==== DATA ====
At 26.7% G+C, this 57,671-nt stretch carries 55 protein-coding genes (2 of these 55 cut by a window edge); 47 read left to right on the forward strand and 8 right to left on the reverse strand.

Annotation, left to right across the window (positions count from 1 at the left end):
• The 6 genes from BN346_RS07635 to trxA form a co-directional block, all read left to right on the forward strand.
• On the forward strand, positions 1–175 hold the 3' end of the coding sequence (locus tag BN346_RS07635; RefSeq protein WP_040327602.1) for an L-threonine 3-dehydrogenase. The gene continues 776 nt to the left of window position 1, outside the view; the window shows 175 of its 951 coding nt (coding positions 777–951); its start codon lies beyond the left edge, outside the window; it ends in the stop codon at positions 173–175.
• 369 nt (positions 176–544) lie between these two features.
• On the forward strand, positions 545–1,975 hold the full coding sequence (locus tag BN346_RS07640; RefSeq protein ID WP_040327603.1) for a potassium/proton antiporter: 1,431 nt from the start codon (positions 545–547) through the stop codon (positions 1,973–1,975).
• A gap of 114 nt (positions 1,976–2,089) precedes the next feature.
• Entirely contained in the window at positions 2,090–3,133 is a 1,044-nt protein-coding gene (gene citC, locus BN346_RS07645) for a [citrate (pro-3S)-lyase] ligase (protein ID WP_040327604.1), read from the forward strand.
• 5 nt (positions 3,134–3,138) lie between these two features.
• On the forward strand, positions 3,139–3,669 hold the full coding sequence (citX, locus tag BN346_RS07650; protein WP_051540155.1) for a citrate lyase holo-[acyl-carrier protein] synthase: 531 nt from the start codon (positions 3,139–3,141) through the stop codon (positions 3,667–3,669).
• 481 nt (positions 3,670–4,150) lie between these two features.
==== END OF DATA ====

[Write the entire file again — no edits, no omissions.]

At 26.7% G+C, this 57,671-nt stretch carries 55 protein-coding genes (2 of these 55 cut by a window edge); 47 read left to right on the forward strand and 8 right to left on the reverse strand.

Annotation, left to right across the window (positions count from 1 at the left end):
• The 6 genes from BN346_RS07635 to trxA form a co-directional block, all read left to right on the forward strand.
• On the forward strand, positions 1–175 hold the 3' end of the coding sequence (locus tag BN346_RS07635; RefSeq protein WP_040327602.1) for an L-threonine 3-dehydrogenase. The gene continues 776 nt to the left of window position 1, outside the view; the window shows 175 of its 951 coding nt (coding positions 777–951); its start codon lies beyond the left edge, outside the window; it ends in the stop codon at positions 173–175.
• 369 nt (positions 176–544) lie between these two features.
• On the forward strand, positions 545–1,975 hold the full coding sequence (locus tag BN346_RS07640; RefSeq protein ID WP_040327603.1) for a potassium/proton antiporter: 1,431 nt from the start codon (positions 545–547) through the stop codon (positions 1,973–1,975).
• A gap of 114 nt (positions 1,976–2,089) precedes the next feature.
• Entirely contained in the window at positions 2,090–3,133 is a 1,044-nt protein-coding gene (gene citC, locus BN346_RS07645) for a [citrate (pro-3S)-lyase] ligase (protein ID WP_040327604.1), read from the forward strand.
• 5 nt (positions 3,134–3,138) lie between these two features.
• On the forward strand, positions 3,139–3,669 hold the full coding sequence (citX, locus tag BN346_RS07650; protein WP_051540155.1) for a citrate lyase holo-[acyl-carrier protein] synthase: 531 nt from the start codon (positions 3,139–3,141) through the stop codon (positions 3,667–3,669).
• 481 nt (positions 3,670–4,150) lie between these two features.